Attachment 144881
And to your question pretty much all of what Grant says in the video is still true now. The finish on these is terrible, and the casting are not nice anywhere but where they need surfaces to mate. And not really there if it isn't critical to function. Look how crooked the left side guard is on mine. The fork he shows that they used to weld a ubolt to beef it up is still a little sketchy but if it breaks I know I can either weld a ubolt to it the same as he did or shell out 56 ish dollars and buy the much nicer one from him. Which is also true for just about all the parts that could break. Sailrite has them and will sell them to you.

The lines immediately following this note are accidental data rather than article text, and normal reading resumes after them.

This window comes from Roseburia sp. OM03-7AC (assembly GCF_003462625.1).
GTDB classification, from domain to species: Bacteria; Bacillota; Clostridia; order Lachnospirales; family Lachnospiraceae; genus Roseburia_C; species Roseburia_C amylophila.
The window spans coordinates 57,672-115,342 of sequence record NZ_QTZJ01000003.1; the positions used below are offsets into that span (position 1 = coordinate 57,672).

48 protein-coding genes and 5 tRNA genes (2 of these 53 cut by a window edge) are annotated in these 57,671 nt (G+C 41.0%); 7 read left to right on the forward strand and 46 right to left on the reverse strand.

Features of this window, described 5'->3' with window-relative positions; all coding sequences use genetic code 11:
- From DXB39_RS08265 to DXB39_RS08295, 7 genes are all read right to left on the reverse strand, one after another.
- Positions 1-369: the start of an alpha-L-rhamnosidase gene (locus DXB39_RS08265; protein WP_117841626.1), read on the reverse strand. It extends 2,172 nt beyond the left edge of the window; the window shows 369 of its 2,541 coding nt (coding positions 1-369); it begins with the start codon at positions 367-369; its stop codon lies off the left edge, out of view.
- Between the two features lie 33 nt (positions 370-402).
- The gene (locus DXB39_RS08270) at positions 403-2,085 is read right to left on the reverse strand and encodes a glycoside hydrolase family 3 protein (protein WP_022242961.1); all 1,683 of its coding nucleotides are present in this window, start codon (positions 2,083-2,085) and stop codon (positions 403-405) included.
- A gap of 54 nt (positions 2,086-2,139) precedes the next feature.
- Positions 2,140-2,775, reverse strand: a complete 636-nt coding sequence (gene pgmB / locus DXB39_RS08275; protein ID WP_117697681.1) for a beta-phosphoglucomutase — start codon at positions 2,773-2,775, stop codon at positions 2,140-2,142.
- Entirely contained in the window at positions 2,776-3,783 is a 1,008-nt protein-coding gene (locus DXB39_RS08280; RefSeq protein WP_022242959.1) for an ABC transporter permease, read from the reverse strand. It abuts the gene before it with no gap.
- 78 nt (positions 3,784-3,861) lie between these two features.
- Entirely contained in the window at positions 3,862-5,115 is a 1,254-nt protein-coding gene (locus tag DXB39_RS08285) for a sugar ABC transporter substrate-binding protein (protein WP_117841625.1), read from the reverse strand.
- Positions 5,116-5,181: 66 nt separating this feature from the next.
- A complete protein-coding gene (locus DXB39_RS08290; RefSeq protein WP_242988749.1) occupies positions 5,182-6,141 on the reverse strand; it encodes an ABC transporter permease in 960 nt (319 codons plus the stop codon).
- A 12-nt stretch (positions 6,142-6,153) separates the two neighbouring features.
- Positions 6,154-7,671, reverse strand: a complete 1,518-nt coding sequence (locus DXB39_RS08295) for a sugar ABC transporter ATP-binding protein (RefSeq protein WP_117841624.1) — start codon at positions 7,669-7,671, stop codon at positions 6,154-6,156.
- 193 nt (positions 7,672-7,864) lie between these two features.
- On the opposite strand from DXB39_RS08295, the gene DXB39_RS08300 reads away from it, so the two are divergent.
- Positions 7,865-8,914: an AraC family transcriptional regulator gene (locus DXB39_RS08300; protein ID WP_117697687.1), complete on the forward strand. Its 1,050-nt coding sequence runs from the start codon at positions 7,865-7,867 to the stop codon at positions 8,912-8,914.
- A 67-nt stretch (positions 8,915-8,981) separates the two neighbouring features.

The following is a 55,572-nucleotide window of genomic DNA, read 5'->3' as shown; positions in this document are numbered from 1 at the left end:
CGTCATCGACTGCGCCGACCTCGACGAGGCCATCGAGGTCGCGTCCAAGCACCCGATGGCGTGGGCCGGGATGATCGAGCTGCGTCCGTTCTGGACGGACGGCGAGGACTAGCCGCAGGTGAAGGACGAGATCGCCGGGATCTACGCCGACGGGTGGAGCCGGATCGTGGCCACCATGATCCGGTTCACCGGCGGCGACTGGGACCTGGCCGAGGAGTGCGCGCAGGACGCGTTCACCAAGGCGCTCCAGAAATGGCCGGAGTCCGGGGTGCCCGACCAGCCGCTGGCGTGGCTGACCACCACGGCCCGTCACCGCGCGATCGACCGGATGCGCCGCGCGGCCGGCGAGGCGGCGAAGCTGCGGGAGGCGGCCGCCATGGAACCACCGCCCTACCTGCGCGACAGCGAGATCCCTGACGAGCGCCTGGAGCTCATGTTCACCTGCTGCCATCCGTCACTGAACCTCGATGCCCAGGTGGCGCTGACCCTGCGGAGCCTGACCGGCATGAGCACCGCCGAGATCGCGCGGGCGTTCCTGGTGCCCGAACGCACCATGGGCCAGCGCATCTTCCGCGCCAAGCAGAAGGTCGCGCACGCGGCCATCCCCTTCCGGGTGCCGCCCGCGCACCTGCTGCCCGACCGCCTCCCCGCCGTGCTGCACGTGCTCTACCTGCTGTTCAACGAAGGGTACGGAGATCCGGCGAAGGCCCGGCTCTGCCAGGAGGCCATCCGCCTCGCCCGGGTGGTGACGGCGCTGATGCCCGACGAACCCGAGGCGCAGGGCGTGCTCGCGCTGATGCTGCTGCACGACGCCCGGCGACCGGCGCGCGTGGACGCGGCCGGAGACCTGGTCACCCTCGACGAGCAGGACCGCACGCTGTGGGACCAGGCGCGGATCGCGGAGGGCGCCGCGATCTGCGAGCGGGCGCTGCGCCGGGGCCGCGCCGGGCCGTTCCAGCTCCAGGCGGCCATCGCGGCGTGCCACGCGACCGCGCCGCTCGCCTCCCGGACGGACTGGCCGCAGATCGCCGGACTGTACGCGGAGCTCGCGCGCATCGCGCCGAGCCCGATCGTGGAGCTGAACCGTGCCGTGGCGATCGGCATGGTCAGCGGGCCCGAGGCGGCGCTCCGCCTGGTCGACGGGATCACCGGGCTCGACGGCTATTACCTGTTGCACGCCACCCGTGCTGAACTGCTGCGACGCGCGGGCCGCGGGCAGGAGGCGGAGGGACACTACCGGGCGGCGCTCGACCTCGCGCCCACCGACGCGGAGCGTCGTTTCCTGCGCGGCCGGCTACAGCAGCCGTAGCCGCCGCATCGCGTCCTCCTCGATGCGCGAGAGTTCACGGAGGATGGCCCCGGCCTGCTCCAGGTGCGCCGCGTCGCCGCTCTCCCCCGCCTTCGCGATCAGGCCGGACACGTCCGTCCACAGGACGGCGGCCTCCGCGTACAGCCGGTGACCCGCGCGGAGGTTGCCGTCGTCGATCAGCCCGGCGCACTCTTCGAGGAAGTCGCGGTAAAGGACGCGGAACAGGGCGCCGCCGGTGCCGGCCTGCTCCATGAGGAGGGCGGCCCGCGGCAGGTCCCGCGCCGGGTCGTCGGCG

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Old 07-04-2017, 20:08   #69
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Re: Sewing Machines

That RE machine is one owned by a customer of mine who should have known better.
They own a 58 foot sailboat, have done tons of sailing, she is also a quilter.
They went cheap and bought one of those machines for doing canvas.
After a lot of fussing around with the dealer where purchased, they finally brought it to me.
I spent a bunch of time on it and finally told them to get a clue and ditch the damn thing, and buy a Sailrite.
They eventually did, and afterward they thanked me for slapping them between the eyes.